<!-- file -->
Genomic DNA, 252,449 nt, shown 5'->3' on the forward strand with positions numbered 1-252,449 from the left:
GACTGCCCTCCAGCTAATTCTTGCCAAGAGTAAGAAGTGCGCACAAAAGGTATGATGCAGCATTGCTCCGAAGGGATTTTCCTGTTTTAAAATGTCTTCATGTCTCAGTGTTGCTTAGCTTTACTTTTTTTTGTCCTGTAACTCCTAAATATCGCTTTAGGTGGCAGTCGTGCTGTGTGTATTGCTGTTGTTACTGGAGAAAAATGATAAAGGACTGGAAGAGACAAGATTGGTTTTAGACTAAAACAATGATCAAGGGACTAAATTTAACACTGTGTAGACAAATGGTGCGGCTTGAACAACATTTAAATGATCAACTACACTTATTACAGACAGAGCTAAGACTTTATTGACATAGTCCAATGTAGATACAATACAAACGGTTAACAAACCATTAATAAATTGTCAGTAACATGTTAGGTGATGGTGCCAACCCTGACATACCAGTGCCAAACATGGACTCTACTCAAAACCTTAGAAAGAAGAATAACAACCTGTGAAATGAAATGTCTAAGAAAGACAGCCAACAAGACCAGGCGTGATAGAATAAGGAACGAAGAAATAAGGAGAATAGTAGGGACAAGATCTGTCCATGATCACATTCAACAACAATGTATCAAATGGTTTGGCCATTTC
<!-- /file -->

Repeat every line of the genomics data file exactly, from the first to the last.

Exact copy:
Genomic DNA, 252,449 nt, shown 5'->3' on the forward strand with positions numbered 1-252,449 from the left:
GACTGCCCTCCAGCTAATTCTTGCCAAGAGTAAGAAGTGCGCACAAAAGGTATGATGCAGCATTGCTCCGAAGGGATTTTCCTGTTTTAAAATGTCTTCATGTCTCAGTGTTGCTTAGCTTTACTTTTTTTTGTCCTGTAACTCCTAAATATCGCTTTAGGTGGCAGTCGTGCTGTGTGTATTGCTGTTGTTACTGGAGAAAAATGATAAAGGACTGGAAGAGACAAGATTGGTTTTAGACTAAAACAATGATCAAGGGACTAAATTTAACACTGTGTAGACAAATGGTGCGGCTTGAACAACATTTAAATGATCAACTACACTTATTACAGACAGAGCTAAGACTTTATTGACATAGTCCAATGTAGATACAATACAAACGGTTAACAAACCATTAATAAATTGTCAGTAACATGTTAGGTGATGGTGCCAACCCTGACATACCAGTGCCAAACATGGACTCTACTCAAAACCTTAGAAAGAAGAATAACAACCTGTGAAATGAAATGTCTAAGAAAGACAGCCAACAAGACCAGGCGTGATAGAATAAGGAACGAAGAAATAAGGAGAATAGTAGGGACAAGATCTGTCCATGATCACATTCAACAACAATGTATCAAATGGTTTGGCCATTTC